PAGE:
No evidence of West Yorkshire PCSO Jonathan Plummer's phone being hacked, court hears as he stands trial for possessing indecent images of children

There was no evidence of malicious software or hacking of the personal phone of a West Yorkshire Police Community Support Office (PCSO) accused of possessing indecent images of children, a digital forensic investigator told a court.

Jonathan Plummer, 35, a PCSO in Wakefield, is currently on trial at Leeds Crown Court charged with several offences including distributing an indecent image of a child, making indecent photographs of children, possession of a prohibited image of a child and possession of extreme pornographic images.

The court previously heard how the alleged offences took place between July 7, 2018 and August 15, 2018, and images found on Plummer's personal mobile phone included a baby being sexually assaulted, a woman having sexual intercourse with a dog and a lady bound and stabbed with a sword

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Prosecuting Louise Reevell said digital forensic investigator Joshua Ramskill had been asked to check Plummer's Samsung mobile phone after he told police he had been hacked and the images on his phone had nothing to do with him.

A generic picture of a PCSO.

Ms Reevell asked Mr Ramskill: "What did you do in terms of looking as to whether the Samsung had been hacked?"

Mr Ramskill said: "I used our forensic tools, they can import virus definitions and give indications of malicious software. If there was something to suggest it had been hacked we would have known about it.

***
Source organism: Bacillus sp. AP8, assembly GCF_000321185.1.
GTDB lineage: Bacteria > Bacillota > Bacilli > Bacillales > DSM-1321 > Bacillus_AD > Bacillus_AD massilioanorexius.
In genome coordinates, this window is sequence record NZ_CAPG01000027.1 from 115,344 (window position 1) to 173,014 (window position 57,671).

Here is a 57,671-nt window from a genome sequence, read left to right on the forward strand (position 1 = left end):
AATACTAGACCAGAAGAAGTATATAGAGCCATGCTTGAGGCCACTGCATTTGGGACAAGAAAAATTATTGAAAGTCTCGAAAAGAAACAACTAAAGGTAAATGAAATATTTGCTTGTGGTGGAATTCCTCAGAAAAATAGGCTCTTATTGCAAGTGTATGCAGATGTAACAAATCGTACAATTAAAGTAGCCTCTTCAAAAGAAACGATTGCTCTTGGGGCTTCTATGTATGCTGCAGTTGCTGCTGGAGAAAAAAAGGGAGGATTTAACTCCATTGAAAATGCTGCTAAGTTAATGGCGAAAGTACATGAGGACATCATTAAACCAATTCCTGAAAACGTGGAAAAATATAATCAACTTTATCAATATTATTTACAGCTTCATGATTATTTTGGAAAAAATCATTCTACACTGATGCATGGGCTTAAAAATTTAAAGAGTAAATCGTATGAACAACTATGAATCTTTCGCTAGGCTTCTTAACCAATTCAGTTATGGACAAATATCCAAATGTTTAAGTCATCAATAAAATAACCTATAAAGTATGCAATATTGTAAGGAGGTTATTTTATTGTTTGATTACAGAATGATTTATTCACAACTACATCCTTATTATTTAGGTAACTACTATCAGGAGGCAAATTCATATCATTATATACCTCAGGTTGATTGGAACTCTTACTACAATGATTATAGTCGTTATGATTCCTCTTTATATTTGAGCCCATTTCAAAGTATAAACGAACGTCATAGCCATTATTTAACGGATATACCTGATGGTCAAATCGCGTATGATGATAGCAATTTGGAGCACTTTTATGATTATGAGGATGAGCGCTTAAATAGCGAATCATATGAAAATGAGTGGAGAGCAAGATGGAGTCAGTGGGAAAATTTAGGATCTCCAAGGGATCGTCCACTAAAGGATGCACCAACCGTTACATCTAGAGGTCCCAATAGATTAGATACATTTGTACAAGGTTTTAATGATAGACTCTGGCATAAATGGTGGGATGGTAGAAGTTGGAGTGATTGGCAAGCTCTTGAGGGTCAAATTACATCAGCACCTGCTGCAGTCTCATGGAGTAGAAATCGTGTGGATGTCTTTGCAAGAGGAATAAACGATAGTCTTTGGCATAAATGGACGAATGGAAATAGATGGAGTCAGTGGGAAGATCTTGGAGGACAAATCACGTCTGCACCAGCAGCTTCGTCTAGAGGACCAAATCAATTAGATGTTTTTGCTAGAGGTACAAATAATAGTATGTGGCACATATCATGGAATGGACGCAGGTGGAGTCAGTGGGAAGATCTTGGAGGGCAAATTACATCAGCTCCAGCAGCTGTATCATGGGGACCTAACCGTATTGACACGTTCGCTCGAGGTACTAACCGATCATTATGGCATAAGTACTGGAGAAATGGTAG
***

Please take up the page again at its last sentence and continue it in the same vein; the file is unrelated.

"We scanned everything on the device and found nothing."

Mr Ramskill said Kaspersky software had been downloaded as in internet security application on Plummer's phone which would have picked up any viruses.

Mr Ramskill added: "I found nothing in terms of malicious software. if it had been hacked I would have found some form of malicious artefact."

The jury heard how evidence of hacking tutorials were also found on Plummer's phone.

Judge Neil Clark said: "Was this material of someone interested in hacking, but nothing to suggest he had been hacked?"

Mr Ramskill replied: "Yes, that is correct."

The court also heard how just six minutes after some of the indecent images had been downloaded, Plummer, who worked in the neighbourhood policing team, had taken a selfie of himself.

Leeds Crown Court heard yesterday how West Yorkshire Police conducted an audit of their Niche computer system which revealed the defendant had used it to search for material relating to offences involving indecent images of children and sexual offences.

Plummer, who is currently suspended from the force, denies all charges against him.

The trial continues.